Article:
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An inaccurate automated device negatively impacts the diagnosis and treatment of gestational hypertension

Research output: Contribution to journalArticlepeer-review

Diane Nzelu, Felicia Yeung, Delphine Couderq, Andrew Shennan, Nikos A. Kametas

Original languageEnglish
JournalPregnancy Hypertension
Early online date3 May 2017
DOIs
Accepted/In press1 May 2017
E-pub ahead of print3 May 2017

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Abstract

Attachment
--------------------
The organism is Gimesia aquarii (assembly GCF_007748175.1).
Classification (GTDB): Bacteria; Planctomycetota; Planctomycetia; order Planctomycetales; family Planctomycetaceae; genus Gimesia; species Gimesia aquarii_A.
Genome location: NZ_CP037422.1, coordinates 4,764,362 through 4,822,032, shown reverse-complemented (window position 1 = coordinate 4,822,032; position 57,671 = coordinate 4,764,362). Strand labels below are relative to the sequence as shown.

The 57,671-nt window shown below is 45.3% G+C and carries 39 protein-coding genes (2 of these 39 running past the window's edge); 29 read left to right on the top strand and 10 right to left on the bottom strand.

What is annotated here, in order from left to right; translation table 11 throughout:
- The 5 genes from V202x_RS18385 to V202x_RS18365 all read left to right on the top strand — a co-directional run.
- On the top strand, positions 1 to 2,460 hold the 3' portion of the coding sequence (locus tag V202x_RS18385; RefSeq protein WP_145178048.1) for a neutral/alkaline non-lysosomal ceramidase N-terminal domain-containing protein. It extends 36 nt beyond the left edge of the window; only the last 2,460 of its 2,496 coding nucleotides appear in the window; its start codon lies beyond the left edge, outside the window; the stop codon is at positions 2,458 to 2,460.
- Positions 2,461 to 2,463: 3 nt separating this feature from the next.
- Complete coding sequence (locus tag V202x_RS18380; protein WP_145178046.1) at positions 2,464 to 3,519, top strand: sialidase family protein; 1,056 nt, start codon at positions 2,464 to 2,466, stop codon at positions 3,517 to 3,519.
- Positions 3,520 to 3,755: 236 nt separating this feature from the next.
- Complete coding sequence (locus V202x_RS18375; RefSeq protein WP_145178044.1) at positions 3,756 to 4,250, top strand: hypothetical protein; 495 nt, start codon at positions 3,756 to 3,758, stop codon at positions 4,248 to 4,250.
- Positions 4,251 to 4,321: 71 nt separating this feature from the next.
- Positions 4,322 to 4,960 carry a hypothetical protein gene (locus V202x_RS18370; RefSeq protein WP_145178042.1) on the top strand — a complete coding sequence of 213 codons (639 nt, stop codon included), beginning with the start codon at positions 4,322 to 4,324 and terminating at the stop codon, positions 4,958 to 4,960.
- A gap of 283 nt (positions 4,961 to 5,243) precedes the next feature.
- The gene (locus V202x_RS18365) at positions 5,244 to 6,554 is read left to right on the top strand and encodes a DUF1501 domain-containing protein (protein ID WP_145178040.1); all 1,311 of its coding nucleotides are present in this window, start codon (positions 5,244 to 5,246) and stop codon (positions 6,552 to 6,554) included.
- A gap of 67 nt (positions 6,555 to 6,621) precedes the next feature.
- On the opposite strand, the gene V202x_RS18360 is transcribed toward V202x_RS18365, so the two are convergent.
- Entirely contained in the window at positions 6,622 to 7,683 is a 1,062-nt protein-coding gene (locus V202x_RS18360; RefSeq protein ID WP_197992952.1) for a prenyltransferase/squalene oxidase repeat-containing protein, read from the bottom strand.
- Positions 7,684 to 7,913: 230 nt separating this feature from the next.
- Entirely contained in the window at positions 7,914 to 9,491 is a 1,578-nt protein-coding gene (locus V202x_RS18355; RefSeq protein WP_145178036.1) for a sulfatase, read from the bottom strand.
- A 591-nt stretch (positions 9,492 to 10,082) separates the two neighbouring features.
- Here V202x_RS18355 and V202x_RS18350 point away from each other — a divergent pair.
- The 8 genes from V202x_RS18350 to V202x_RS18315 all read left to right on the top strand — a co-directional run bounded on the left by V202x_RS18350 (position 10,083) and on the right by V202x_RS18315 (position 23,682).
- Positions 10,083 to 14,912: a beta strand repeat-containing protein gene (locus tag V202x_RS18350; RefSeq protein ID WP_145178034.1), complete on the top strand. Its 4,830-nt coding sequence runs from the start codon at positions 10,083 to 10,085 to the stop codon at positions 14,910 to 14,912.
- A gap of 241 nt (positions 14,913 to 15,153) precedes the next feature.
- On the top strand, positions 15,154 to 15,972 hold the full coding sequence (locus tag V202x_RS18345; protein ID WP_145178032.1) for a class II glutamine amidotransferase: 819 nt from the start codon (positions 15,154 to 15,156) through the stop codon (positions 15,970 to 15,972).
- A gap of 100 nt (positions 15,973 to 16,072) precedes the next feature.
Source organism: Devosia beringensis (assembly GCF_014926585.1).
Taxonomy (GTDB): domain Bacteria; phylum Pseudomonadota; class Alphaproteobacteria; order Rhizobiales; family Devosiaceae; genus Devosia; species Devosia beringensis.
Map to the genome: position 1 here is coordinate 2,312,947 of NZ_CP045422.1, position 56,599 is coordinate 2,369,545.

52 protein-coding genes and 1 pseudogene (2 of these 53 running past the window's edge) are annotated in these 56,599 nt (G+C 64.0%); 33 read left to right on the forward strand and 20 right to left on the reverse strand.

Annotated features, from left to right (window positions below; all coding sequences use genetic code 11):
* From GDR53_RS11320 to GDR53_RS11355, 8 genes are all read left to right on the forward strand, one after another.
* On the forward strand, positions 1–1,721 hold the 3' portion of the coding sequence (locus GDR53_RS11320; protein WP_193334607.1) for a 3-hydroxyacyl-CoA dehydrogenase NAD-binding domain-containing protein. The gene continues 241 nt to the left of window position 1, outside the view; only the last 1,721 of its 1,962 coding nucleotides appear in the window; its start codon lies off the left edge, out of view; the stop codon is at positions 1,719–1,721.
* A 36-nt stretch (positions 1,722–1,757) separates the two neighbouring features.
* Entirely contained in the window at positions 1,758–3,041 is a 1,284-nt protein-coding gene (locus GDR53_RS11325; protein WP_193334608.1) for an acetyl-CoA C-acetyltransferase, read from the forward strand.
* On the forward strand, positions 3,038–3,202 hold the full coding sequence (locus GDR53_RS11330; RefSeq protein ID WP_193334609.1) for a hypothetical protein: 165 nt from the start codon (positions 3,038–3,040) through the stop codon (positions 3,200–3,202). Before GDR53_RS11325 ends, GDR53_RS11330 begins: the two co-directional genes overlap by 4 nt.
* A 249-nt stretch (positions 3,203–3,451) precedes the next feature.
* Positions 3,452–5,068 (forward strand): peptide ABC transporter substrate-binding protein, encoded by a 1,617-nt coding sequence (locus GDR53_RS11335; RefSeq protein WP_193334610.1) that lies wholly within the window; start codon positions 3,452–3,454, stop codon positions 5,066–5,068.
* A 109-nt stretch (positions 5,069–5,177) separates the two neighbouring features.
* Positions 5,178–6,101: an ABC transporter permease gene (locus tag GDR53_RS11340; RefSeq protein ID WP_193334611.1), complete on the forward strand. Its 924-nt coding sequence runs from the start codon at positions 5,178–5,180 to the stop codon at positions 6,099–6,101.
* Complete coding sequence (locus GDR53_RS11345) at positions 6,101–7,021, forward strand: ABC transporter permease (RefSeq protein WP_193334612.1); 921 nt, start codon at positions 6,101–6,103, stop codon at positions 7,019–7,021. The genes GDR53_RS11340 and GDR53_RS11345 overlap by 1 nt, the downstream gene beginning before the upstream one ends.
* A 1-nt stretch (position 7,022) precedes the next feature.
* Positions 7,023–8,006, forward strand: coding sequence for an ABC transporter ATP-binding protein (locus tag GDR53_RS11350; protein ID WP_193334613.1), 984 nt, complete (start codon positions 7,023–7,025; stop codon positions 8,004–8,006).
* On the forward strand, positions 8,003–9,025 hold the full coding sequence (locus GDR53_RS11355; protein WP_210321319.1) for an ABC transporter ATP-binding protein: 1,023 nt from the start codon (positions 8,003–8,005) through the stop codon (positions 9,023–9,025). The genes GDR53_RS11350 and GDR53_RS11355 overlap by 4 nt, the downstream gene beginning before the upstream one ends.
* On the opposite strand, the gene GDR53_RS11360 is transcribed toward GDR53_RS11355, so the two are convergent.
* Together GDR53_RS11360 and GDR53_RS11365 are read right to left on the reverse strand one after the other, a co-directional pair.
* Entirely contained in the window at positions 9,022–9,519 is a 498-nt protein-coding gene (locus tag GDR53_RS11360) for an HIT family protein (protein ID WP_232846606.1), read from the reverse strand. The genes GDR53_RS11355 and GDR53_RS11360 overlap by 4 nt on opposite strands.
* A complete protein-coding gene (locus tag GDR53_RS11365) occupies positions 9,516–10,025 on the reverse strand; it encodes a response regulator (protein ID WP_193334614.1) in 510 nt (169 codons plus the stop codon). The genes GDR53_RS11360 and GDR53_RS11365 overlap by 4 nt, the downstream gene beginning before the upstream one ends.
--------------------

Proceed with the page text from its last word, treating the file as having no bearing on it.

Objectives Automated blood pressure devices are frequently introduced in maternity care without prior validation for their accuracy in pregnancy. Our objectives were to, firstly, establish the accuracy in pregnancy of a locally used device (Welch Allyn 300) and, secondly, to audit its impact on the diagnosis and treatment of hypertension. Study design Validation study The device was evaluated using the grading criteria of the European Society of Hypertension International Protocol (ESH-IP) (2010). Two observers took nine same-arm measurements alternating between the Welch Allyn and the mercury sphygmomanometer. Thirty-three women of any gestation were included. Clinical audit One observer took three same-arm measurements alternating between the Welch Allyn and the mercury sphygmomanometer. One hundred women of any gestation referred with suspected hypertension were included. The main outcome measures were the proportion diagnosed with hypertension or commenced on anti-hypertensive treatment on the presenting visit when using either the manual or the automated device. Main Outcome Measures Grading criteria of the ESH-IP (2010) and proportion of women diagnosed with hypertension or commenced on antihypertensive therapy at the presenting visit when using either manual sphygmomanometry or the Welch Allyn device. Results The Welch Allyn 300 series failed to meet the criteria of the ESH-IP (2010) for pregnancy. Compared to the mercury device, it under diagnosed hypertension by 48% and need for treatment by 80%. Conclusions The Welch Allyn 300 cannot be recommended for the measurement of blood pressure in pregnancy. Its use leads to the under-diagnosis and under-treatment of gestational hypertension.

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